The only really false notes in the movie are those that deal with the "wicked" aristocracy. Leigh's class hatred is such that he cannot even bring himself to depict the members of the oppressing class as humans but rather only as grotesque clowns. The viewer feels as if they have stumbled from tasteful historical epic to Three Stooges slapstick.
The history is dark but fascinating. It is eerie but enlightening to see the parallels to current events. From the filmmaker, Mike Leigh, who brought us Mr. Turner. Leigh takes a close look at some of the characters caught in the turmoil and it makes for a compelling portrait of the time. I do not mind films being long, but this film was unnecessarily long. Leigh should have hired the editor from The Sisters Brothers. Seen at the 2018 Toronto International Film Festival.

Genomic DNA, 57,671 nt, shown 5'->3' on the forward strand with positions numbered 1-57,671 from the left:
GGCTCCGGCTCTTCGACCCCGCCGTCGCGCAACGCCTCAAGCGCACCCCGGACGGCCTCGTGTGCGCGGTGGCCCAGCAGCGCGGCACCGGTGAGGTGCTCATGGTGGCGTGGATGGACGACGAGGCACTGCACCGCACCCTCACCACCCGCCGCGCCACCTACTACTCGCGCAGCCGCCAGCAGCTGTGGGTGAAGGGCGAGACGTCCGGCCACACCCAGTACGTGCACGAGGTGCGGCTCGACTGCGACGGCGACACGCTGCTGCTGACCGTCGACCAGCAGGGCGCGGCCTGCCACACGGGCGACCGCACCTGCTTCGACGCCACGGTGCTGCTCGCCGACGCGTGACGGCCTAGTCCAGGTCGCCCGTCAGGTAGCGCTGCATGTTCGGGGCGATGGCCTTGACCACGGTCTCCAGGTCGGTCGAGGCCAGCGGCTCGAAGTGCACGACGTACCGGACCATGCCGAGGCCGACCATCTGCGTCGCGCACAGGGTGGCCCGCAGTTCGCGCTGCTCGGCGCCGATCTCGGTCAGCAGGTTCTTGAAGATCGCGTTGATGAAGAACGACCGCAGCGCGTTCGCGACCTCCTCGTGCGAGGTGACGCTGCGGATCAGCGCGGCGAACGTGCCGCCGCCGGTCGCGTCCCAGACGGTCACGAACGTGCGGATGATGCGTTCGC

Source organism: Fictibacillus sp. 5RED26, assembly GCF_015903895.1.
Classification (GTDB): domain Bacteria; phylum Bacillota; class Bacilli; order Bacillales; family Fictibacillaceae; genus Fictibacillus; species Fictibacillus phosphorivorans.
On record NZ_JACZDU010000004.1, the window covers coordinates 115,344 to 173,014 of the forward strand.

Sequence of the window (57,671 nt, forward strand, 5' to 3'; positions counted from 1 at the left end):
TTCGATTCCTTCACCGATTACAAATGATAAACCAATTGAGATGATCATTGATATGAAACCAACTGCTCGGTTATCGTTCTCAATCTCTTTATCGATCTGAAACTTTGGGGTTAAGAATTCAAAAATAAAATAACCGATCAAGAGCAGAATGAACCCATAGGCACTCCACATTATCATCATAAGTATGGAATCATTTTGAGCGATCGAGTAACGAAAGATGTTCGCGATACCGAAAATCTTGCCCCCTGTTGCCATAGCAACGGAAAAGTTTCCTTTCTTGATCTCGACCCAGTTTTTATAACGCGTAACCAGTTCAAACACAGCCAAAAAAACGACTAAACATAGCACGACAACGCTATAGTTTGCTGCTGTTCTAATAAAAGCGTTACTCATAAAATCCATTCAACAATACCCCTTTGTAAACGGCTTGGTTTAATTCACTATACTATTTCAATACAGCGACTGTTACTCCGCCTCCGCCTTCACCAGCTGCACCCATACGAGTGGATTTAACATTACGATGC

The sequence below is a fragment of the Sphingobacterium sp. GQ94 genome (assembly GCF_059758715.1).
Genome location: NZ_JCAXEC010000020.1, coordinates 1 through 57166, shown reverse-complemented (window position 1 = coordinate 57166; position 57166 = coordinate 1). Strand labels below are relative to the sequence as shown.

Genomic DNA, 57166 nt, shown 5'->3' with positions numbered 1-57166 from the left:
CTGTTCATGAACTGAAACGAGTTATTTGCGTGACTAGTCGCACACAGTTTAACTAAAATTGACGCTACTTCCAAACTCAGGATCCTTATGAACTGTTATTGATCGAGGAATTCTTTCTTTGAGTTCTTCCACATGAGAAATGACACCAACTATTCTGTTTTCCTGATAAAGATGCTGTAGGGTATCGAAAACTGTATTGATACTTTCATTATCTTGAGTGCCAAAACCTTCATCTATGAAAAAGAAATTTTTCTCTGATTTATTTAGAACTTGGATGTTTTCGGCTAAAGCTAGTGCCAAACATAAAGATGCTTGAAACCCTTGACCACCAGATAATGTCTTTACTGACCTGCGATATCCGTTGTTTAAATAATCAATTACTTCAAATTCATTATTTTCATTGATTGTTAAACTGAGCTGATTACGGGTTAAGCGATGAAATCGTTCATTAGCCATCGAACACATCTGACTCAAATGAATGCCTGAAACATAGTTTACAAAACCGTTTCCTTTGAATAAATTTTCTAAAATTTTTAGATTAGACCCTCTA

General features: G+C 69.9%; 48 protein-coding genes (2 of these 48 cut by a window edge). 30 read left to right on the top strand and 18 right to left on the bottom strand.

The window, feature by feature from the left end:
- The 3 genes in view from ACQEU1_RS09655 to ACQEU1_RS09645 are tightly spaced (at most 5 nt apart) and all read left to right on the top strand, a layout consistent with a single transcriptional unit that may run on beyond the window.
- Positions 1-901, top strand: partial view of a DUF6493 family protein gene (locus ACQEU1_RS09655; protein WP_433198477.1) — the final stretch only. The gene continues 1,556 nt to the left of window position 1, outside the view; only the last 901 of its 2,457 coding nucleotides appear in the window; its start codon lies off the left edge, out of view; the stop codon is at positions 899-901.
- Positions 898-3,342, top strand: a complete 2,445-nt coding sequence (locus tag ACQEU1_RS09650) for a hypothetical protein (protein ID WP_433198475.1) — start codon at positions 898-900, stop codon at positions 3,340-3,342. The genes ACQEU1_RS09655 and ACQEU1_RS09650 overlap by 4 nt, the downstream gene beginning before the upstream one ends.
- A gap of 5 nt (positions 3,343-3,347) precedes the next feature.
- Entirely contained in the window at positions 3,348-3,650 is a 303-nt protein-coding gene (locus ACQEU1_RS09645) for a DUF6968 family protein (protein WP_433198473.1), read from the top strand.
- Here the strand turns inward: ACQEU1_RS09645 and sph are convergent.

Leigh's film is a long haul, and then doesn't really deliver the pay-off. I had no immediacy or sense of anger at the finale.
As a bookend the Waterloo beginning is really useful. But then at the end, you're not told how many died, how it influenced the formation of the Guardian etc.
As with the onset of the French revolution, the key issue is never quite resolved in these movies, or in the social justice bleatings of today: after the dust settles, who will be in charge and what will the new rules be? Will the current oppressors be replaced by worse oppressors? Meet the new boss, same as the old boss, both in labor and management. Government meddling has and will cause tragedy.